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Ghibli Pictures by Year

Picture of a 2014 Maserati Ghibli S Q4

Maserati Ghibli

The Maserati Ghibli is the name of three different cars produced by the Italian auto manufacturer: a V8 grand tourer from 1966 to 1973, a V6 twin-turbo coupé from 1992 to 1997, and the Maserati Ghibli executive sedan from 2013 on.

History

Many Maseratis are named after winds, and the Ghibli takes the Libyan name for the hot and dry Mediterranean wind that comes from the Sahara (which is also known as Sirocco).

The original Ghibli was a two-door, 2+2 V8-engined grand tourer which debuted at the 1966 Turin Motor Show. Sports Car International magazine named it number nine on its list of Top Sports Cars of the 1960s. Its steel body, with a low, shark-shaped nose, was designed by a young Giorgetto Giugiaro who would go on to design many more iconic cars such as the Lotus Esprit.

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Index of Maserati Ghibli Photographs by Model Year

Click on the Ghibli thumbnail or model year below to see the full list of available pictures.

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Maserati Ghibli

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The first Ghibli was powered by a front-engined quad-cam 4.7 liter V8 that produced 310 PS (228 kW; 306 bhp). It came with a five-speed manual or a three-speed automatic transmission. It had a 0-60 mph time of 6.8 seconds, and a top speed of 155 mph (250 km/h).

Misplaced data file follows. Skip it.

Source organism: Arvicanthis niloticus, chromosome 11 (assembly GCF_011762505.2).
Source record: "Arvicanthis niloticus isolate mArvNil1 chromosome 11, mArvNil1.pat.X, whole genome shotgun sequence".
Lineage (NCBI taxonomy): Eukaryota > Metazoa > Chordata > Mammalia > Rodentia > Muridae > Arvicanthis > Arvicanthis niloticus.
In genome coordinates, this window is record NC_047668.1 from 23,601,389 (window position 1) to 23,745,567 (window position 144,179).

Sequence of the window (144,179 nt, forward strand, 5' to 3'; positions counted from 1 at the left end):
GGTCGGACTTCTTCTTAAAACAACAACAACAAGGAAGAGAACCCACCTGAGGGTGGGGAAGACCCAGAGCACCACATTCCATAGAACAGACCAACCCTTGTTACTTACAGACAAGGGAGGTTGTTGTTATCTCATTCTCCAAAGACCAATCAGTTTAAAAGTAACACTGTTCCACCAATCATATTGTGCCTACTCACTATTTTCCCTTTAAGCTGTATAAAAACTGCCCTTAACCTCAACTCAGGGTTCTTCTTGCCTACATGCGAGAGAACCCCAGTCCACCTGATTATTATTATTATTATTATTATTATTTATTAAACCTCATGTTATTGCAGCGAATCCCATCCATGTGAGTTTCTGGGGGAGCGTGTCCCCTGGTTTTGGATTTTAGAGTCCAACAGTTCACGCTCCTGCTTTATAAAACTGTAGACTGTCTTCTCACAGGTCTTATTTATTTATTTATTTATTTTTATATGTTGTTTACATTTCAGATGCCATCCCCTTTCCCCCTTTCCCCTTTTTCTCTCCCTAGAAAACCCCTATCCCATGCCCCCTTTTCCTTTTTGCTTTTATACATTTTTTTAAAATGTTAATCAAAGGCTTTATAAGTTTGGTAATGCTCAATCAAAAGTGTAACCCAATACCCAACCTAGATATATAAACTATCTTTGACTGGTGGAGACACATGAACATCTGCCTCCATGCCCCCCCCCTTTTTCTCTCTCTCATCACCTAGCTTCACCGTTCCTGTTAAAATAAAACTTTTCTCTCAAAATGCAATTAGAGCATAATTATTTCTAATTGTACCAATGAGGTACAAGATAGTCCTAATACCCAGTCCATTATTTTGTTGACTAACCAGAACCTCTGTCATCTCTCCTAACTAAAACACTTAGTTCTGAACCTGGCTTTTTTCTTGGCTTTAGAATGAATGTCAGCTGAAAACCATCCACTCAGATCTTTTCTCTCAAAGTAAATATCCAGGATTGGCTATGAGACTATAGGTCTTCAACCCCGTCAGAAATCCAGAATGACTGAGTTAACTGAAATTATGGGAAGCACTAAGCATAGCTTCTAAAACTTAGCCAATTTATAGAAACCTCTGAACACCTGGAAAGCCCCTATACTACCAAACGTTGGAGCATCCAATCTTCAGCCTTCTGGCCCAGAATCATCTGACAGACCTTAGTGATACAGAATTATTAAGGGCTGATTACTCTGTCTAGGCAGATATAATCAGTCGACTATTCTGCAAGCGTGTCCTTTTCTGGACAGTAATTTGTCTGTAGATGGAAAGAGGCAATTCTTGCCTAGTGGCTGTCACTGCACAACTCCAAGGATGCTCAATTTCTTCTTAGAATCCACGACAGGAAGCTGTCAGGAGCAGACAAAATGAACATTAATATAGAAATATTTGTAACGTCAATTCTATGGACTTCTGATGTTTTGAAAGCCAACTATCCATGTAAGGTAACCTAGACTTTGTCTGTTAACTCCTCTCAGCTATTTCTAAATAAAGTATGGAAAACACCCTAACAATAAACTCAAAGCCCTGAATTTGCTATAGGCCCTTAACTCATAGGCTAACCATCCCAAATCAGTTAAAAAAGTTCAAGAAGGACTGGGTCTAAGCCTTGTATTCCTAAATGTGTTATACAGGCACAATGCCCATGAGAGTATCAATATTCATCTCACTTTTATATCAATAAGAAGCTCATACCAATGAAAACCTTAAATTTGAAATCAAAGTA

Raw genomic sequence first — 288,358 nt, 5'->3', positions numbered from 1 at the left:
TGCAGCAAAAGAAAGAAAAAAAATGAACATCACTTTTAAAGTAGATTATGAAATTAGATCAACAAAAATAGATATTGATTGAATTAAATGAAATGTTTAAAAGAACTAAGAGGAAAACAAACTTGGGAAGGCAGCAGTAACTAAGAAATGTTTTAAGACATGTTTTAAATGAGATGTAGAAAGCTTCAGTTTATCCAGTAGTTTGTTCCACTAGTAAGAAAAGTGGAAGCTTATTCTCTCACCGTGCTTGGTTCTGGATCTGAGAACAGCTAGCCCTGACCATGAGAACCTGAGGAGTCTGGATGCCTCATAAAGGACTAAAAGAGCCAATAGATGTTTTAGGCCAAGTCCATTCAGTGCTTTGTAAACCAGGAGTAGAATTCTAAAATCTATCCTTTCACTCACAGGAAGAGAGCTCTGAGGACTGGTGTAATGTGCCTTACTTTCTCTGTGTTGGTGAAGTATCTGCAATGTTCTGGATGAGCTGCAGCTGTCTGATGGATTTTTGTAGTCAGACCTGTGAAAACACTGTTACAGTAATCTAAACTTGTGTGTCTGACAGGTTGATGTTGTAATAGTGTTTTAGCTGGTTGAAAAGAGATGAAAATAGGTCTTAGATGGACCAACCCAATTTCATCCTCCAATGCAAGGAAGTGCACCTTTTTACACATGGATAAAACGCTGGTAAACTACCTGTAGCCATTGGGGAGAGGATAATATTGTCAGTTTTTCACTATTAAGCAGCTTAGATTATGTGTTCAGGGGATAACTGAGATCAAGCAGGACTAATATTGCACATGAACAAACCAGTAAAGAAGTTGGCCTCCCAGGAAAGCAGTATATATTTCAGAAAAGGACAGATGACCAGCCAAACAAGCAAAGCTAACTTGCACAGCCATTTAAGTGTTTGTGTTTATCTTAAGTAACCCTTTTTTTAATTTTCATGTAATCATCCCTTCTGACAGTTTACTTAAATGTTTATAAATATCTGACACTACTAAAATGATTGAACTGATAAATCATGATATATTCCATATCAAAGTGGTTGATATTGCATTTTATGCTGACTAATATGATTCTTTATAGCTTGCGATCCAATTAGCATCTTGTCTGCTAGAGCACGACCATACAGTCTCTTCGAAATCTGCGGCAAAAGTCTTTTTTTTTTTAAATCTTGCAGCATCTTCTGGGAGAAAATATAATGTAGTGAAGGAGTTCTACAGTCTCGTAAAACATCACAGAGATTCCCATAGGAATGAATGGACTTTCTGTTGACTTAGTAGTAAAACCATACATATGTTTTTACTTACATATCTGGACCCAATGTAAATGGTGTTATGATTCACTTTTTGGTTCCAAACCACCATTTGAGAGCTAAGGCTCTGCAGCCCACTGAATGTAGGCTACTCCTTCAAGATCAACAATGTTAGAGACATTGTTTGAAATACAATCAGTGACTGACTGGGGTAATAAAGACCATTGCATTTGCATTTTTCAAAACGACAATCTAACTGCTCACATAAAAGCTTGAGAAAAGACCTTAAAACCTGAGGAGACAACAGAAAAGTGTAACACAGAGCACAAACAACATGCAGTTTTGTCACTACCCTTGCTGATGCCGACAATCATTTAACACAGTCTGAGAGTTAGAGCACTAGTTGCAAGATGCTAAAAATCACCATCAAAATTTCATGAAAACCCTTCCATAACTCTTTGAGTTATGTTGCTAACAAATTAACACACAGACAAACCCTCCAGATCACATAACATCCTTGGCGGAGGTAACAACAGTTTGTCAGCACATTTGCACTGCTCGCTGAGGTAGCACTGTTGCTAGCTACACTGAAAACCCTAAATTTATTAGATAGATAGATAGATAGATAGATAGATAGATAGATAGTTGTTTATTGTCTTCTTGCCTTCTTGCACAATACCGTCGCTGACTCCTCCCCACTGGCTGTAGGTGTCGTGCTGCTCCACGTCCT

In all, 1,170 coupés and 125 Spyders were produced until it went out of production in 1973.

Ghibli II

The Ghibli name was resurrected in 1992 as a two-door, four-seater coupé with a twin-turbo V6 engine. It was an evolution of the previous Biturbo coupé, with the doors, interior, and basic body shell carried over from the Biturbo.

The Ghibli was powered by an updated 24-valve Biturbo engine: a 2.0-liter V6 coupled to a six-speed manual transmission for the Italian market, and a 2.8-liter V6 for export, at first with a 5-speed manual, then from 1995 with a 6-speed. A 4-speed automatic was optional. The coupé featured Connolly leather upholstery and burl elm trim.

The design was refreshed for 1994 with an updated interior, new side mirrors, wider and larger 17" alloy wheels, a fully adjustable electronic suspension, and ABS brakes.

Two sport versions were introduced in 1995. The Ghibli Kit Sportivo, and the limited production Ghibli Cup. In 1996 the Ghibli GT arrived. It was fitted with 7-spoked 17" alloy wheels, black headlight housings, and had suspension and transmission modifications.

Production of the second generation Ghibli ceased in 1998.

Ghibli III

The third generation of the Ghibli was unveiled at the 2013 Shanghai motor show.

The Ghibli marks Maserati's comeback in the luxury executive car segment after two decades of absence, since the last of the Biturbo family sedans went out of production in 1994.

The Ghibli is offered with three different 3.0-liter V6 engines: a twin-turbocharged 330 PS (257 kW; 345 hp) or 410 PS (301 kW; 404 hp) gas engine, and a 275 PS (202 kW; 271 hp) turbodiesel. This makes the Ghibli the first Maserati to be powered by a diesel engine.

A ZF eight-speed automatic transmission is standard on all models; all wheel drive is available with the most powerful V6, although not in right hand drive markets.

A Ghibli with the 345 hp V6 will do 0-60 in 5.5 seconds and has a top speed of 165 mph (266 km/h) according to the factory.

The sportier Ghibli S Q4 model has all-wheel drive and comes standard with the 404 hp twin-turbo V6 engine. The factory gives a 0-60 time of 4.7 seconds, with a top speed of 175 mph (282 km/h).

This article uses material from the Wikipedia article "Masearti Ghibli" and is a modified version of said article. It is released under the Creative Commons Attribution-Share-Alike License 3.0. This license does not apply to the accompanying photographs.



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